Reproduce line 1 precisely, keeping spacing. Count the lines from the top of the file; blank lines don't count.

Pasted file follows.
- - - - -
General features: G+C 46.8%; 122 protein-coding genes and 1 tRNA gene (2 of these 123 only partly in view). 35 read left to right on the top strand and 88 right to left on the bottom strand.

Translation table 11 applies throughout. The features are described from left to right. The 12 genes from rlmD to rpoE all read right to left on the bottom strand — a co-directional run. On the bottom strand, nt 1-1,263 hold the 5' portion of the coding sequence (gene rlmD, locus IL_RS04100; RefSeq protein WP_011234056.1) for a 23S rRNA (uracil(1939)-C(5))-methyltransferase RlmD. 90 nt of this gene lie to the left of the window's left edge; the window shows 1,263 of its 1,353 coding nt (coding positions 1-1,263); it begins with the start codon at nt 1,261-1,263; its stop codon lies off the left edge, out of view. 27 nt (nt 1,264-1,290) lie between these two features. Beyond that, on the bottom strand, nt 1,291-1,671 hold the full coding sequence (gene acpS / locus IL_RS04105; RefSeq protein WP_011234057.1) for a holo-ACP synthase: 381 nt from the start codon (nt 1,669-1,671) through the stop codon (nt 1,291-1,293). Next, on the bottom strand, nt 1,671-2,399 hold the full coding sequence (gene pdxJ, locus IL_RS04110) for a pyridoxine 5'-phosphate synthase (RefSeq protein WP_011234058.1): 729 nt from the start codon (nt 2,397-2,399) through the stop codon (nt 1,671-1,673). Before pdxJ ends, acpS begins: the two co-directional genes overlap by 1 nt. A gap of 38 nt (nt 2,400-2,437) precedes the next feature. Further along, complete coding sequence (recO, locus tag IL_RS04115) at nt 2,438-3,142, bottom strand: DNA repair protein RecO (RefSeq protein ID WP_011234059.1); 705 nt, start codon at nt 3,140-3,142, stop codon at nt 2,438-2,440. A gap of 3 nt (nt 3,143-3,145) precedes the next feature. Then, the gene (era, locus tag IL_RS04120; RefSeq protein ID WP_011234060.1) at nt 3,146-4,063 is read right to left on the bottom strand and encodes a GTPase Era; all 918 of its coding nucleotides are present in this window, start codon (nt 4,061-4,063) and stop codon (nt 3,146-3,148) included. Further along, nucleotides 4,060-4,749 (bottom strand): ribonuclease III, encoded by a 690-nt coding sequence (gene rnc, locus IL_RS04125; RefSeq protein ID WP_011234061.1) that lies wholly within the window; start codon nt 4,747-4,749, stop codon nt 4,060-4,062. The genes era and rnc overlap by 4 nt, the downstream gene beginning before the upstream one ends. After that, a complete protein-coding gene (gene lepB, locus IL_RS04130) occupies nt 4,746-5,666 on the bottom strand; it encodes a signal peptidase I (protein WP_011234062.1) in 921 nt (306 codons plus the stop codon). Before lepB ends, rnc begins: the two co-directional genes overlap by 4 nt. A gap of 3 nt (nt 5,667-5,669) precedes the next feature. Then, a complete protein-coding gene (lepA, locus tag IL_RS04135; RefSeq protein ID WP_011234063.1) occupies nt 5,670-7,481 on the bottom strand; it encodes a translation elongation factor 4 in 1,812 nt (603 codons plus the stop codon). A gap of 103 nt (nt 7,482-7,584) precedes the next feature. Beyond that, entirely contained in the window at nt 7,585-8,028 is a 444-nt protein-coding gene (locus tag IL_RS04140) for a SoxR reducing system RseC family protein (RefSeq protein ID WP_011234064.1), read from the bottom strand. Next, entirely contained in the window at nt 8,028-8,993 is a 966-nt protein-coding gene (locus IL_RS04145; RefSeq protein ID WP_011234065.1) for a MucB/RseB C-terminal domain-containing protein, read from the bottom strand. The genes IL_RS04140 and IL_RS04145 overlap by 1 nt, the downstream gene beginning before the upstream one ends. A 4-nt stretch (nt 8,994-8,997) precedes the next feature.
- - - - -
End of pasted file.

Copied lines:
General features: G+C 46.8%; 122 protein-coding genes and 1 tRNA gene (2 of these 123 only partly in view). 35 read left to right on the top strand and 88 right to left on the bottom strand.